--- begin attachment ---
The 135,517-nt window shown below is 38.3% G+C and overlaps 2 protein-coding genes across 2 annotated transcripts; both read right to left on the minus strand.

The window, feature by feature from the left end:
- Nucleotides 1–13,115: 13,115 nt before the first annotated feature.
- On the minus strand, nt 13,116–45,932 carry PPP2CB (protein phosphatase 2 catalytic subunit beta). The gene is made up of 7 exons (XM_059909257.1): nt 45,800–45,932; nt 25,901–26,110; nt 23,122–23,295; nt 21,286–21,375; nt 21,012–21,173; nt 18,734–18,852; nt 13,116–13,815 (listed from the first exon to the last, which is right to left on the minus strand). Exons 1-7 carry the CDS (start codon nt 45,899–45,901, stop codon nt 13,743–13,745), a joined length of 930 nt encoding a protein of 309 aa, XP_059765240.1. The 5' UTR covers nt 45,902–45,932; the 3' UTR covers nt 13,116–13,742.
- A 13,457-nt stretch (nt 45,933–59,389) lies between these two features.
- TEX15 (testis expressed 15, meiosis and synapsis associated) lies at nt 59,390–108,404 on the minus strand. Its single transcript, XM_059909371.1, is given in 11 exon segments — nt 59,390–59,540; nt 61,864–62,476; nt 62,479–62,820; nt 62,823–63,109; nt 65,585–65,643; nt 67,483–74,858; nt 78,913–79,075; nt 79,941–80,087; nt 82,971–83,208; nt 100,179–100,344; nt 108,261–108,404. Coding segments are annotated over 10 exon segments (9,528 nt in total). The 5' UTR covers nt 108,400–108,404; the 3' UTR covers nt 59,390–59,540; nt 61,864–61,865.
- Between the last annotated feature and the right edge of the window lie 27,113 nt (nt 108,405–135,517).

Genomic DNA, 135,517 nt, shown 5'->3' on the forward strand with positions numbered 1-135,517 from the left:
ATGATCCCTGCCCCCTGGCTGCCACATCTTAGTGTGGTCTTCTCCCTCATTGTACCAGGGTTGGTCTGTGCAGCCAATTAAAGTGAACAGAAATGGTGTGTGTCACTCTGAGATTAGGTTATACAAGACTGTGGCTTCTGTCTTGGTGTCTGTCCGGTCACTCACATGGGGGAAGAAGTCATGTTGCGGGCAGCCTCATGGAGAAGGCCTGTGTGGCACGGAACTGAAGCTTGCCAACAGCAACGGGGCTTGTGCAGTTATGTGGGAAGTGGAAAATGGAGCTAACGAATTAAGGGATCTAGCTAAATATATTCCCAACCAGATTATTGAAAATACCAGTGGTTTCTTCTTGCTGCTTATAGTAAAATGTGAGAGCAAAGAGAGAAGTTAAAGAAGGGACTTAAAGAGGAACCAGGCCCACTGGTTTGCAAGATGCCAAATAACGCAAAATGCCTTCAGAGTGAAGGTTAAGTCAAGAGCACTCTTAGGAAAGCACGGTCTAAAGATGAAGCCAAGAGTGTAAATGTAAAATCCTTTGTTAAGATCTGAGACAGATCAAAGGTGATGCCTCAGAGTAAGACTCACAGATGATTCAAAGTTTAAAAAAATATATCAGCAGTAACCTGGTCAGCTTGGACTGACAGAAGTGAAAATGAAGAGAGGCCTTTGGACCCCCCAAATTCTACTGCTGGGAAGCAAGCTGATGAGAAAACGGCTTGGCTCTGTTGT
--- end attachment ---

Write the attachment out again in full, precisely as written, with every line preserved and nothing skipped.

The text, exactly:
The 135,517-nt window shown below is 38.3% G+C and overlaps 2 protein-coding genes across 2 annotated transcripts; both read right to left on the minus strand.

The window, feature by feature from the left end:
- Nucleotides 1–13,115: 13,115 nt before the first annotated feature.
- On the minus strand, nt 13,116–45,932 carry PPP2CB (protein phosphatase 2 catalytic subunit beta). The gene is made up of 7 exons (XM_059909257.1): nt 45,800–45,932; nt 25,901–26,110; nt 23,122–23,295; nt 21,286–21,375; nt 21,012–21,173; nt 18,734–18,852; nt 13,116–13,815 (listed from the first exon to the last, which is right to left on the minus strand). Exons 1-7 carry the CDS (start codon nt 45,899–45,901, stop codon nt 13,743–13,745), a joined length of 930 nt encoding a protein of 309 aa, XP_059765240.1. The 5' UTR covers nt 45,902–45,932; the 3' UTR covers nt 13,116–13,742.
- A 13,457-nt stretch (nt 45,933–59,389) lies between these two features.
- TEX15 (testis expressed 15, meiosis and synapsis associated) lies at nt 59,390–108,404 on the minus strand. Its single transcript, XM_059909371.1, is given in 11 exon segments — nt 59,390–59,540; nt 61,864–62,476; nt 62,479–62,820; nt 62,823–63,109; nt 65,585–65,643; nt 67,483–74,858; nt 78,913–79,075; nt 79,941–80,087; nt 82,971–83,208; nt 100,179–100,344; nt 108,261–108,404. Coding segments are annotated over 10 exon segments (9,528 nt in total). The 5' UTR covers nt 108,400–108,404; the 3' UTR covers nt 59,390–59,540; nt 61,864–61,865.
- Between the last annotated feature and the right edge of the window lie 27,113 nt (nt 108,405–135,517).

Genomic DNA, 135,517 nt, shown 5'->3' on the forward strand with positions numbered 1-135,517 from the left:
ATGATCCCTGCCCCCTGGCTGCCACATCTTAGTGTGGTCTTCTCCCTCATTGTACCAGGGTTGGTCTGTGCAGCCAATTAAAGTGAACAGAAATGGTGTGTGTCACTCTGAGATTAGGTTATACAAGACTGTGGCTTCTGTCTTGGTGTCTGTCCGGTCACTCACATGGGGGAAGAAGTCATGTTGCGGGCAGCCTCATGGAGAAGGCCTGTGTGGCACGGAACTGAAGCTTGCCAACAGCAACGGGGCTTGTGCAGTTATGTGGGAAGTGGAAAATGGAGCTAACGAATTAAGGGATCTAGCTAAATATATTCCCAACCAGATTATTGAAAATACCAGTGGTTTCTTCTTGCTGCTTATAGTAAAATGTGAGAGCAAAGAGAGAAGTTAAAGAAGGGACTTAAAGAGGAACCAGGCCCACTGGTTTGCAAGATGCCAAATAACGCAAAATGCCTTCAGAGTGAAGGTTAAGTCAAGAGCACTCTTAGGAAAGCACGGTCTAAAGATGAAGCCAAGAGTGTAAATGTAAAATCCTTTGTTAAGATCTGAGACAGATCAAAGGTGATGCCTCAGAGTAAGACTCACAGATGATTCAAAGTTTAAAAAAATATATCAGCAGTAACCTGGTCAGCTTGGACTGACAGAAGTGAAAATGAAGAGAGGCCTTTGGACCCCCCAAATTCTACTGCTGGGAAGCAAGCTGATGAGAAAACGGCTTGGCTCTGTTGT